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Bob Edwards Weekend

October 2007

October 27-28, 2007


  • Bob talks to the new US poet laureate Charles Simic. He is the author of 18 books of poetry – his latest collection The Little Something – comes out early next year. Simic is also an essayist, translator, editor and professor emeritus of creative writing and literature at the University of New Hampshire, where he has taught for 34 years.
  • Bob talks with poet and undertaker Thomas Lynch. He's a funeral director in a small town in central Michigan where he and his family have cared for the dead -- and the living -- for three generations. Lynch is also the subject of an upcoming FRONTLINE episode called The Undertaking.
  • Anthony Hopkins writes, directs and stars in his new film “Slipstream,” billed as a story about the implosion of a man's mind. The movie also stars Christian Slater, John Turturro, Michael Clark Duncan, Camryn Manheim and Jeffrey Tambor and opens this weekend in selected cities.


  • Bob talks to writer Ann Patchett about her book Run . After the success of Bel Canto, Patchett follows up with the story of the Doyle family. Set over a 24 hour period, Run chronicles the effects of an accident on one white and one black family.
  • Bob talks with Nora Guthrie about the release of a rare live performance of her folk icon father, Woody. The audio is taken from a concert recording made in 1949. The new CD from Woody Guthrie is called The Live Wire.


October 20-21, 2007


  • Bob talks with writer Diane Ackerman about her latest book The Zookeeper's Wife, the true tale of Jan and Antonina Zabinski, a Polish zookeeper and his wife. During the Nazi invasion of WWII, the Zabinski's sheltered over 300 Jews in the cages and hidden places of the Warsaw zoo.
  • Pulitzer Prize winner Edward P. Jones is this year's guest editor of New Stories from the South, a collection of short stories influenced by the American South. He is joined by three of this year's featured writers: Holly Goddard Jones, Joshua Ferris, and Angela Threatt .
  • Bob goes for a walk with senior curator Dr. Frank Kelly through the National Gallery's Edward Hopper exhibit. This is the first major retrospective of his work ever held in Washington, DC and brings together paintings from all over the country.


  • Many of us still remember baseball's good old days: the ballparks, the legendary players, and the unforgettable play-by-play announcers who brought it right into our homes. Bob talks to Kevin Bender about many of those broadcasting Hall of Famers in his documentary "Ball Talk: Baseball's Voices of Summer." It's now available on DVD.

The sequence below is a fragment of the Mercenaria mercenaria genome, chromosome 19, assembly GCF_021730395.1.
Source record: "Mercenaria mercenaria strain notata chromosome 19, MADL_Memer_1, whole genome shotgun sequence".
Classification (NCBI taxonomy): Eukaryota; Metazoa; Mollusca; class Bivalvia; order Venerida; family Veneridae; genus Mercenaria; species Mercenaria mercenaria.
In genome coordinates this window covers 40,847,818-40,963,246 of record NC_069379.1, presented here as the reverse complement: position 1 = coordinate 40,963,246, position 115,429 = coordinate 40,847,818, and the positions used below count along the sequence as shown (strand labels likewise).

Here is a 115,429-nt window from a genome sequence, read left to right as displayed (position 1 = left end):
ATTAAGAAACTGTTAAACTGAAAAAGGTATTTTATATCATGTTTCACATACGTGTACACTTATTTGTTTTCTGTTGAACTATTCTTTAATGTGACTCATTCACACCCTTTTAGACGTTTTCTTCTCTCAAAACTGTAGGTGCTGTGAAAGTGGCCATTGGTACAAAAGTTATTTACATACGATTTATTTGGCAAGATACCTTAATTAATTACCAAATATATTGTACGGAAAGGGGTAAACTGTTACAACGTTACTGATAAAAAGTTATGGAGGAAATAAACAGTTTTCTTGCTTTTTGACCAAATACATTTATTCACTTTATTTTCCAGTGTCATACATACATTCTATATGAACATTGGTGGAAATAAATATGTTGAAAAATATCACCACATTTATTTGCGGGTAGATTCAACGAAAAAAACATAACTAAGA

• Bob talks to legendary music producer Phil Ramone about his life and career. Ramone is the co-author of a new book Making Records: The Scenes Behind The Music.

October 13-14, 2007


  • Bob talks with former President Jimmy Carter about his new book “Beyond the White House: Waging Peace, Fighting Disease, Building Hope.” Carter also shares his thoughts on Iraq, Iran and Darfur.


  • Bob talks with Hampton Sides about his book, “Blood and Thunder.” It focuses on legendary trapper, scout and soldier Kit Carson who Sides argues represents the inherent contradictions of the early American West. The book has just been released in paperback.
  • Bob talks with director Kenneth Branagh and actor Michael Caine about their new film “Sleuth.” It’s a remake of the 1972 film which starred a much younger Michael Caine. The two stars also discuss the highs and lows of their respective careers.

October 6-7, 2007


  • Bob talks with Matthew Brzezinski about his new book -- Red Moon Rising. On October 4th, 1957, the Soviet Union launched the world's first artificial satellite - igniting the space age and starting the space race with the United States. Brzezinski goes behind-the-scenes of Sputnik's launch to reveal the hidden rivalries between the two superpowers.
  • Bob talks to Mark Knopfler about his latest CD. "Kill to Get Crimson" is the former Dire Straits front man’s fifth solo album. On this one, Knopfler mixes his usual electric guitar with more traditional folk instruments.


  • Bob talks with writer Orhan Pamuk, the 2006 Nobel Prize recipient for literature. Pamuk's most recent book Other Colors is his first since winning the coveted prize last fall and he shares with Bob what has changed for him in the past year. Pamuk was Turkey's first writer to win a Nobel and is currently a writer in resident at Barnard College.
  • Nobel peace prize winner Wangari Maathai talks with Bob about her recent memoir Unbowed . Here Maathai writes of her journey growing up in rural Kenya to founding the Green Belt Movement in 1977. Throughout her life, Maathai has endured jailings, beatings, and personal loses but still works tirelessly to plants trees to save Kenya's forests and restore democracy to her country.
  • Bob talks to Appleseed Recording president Jim Musselman. 10 years ago, this former consumer advocate lawyer formed the independent record label, now home to musical luminaries such as Pete Seeger, Donovan, David Bromberg and others. To celebrate Appleseed's 10-year anniversary, the label is releasing “Sowing the Seeds - The 10th Anniversary.”